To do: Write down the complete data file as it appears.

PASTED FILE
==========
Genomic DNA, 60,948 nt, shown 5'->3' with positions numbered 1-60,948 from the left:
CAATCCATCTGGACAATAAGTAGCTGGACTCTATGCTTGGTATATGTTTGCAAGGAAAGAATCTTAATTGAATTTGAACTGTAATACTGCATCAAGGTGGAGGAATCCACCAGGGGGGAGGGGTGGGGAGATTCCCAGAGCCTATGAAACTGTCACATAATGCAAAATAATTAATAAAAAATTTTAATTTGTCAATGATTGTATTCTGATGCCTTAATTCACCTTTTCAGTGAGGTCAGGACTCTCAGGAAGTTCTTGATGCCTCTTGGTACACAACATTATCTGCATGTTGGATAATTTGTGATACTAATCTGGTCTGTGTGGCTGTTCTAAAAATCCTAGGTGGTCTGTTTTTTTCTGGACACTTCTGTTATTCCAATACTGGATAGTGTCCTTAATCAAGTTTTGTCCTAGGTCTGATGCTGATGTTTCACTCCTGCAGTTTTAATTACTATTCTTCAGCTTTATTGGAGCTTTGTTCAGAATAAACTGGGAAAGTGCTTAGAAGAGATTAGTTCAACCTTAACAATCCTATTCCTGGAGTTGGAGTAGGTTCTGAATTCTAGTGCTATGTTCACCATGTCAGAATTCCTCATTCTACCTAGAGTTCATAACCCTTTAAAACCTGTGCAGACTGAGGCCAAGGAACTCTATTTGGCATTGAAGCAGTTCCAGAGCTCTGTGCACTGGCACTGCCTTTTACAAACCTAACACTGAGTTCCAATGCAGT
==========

Genomic DNA, 60,948 nt, shown 5'->3' with positions numbered 1-60,948 from the left:
CAATCCATCTGGACAATAAGTAGCTGGACTCTATGCTTGGTATATGTTTGCAAGGAAAGAATCTTAATTGAATTTGAACTGTAATACTGCATCAAGGTGGAGGAATCCACCAGGGGGGAGGGGTGGGGAGATTCCCAGAGCCTATGAAACTGTCACATAATGCAAAATAATTAATAAAAAATTTTAATTTGTCAATGATTGTATTCTGATGCCTTAATTCACCTTTTCAGTGAGGTCAGGACTCTCAGGAAGTTCTTGATGCCTCTTGGTACACAACATTATCTGCATGTTGGATAATTTGTGATACTAATCTGGTCTGTGTGGCTGTTCTAAAAATCCTAGGTGGTCTGTTTTTTTCTGGACACTTCTGTTATTCCAATACTGGATAGTGTCCTTAATCAAGTTTTGTCCTAGGTCTGATGCTGATGTTTCACTCCTGCAGTTTTAATTACTATTCTTCAGCTTTATTGGAGCTTTGTTCAGAATAAACTGGGAAAGTGCTTAGAAGAGATTAGTTCAACCTTAACAATCCTATTCCTGGAGTTGGAGTAGGTTCTGAATTCTAGTGCTATGTTCACCATGTCAGAATTCCTCATTCTACCTAGAGTTCATAACCCTTTAAAACCTGTGCAGACTGAGGCCAAGGAACTCTATTTGGCATTGAAGCAGTTCCAGAGCTCTGTGCACTGGCACTGCCTTTTACAAACCTAACACTGAGTTCCAATGCAGT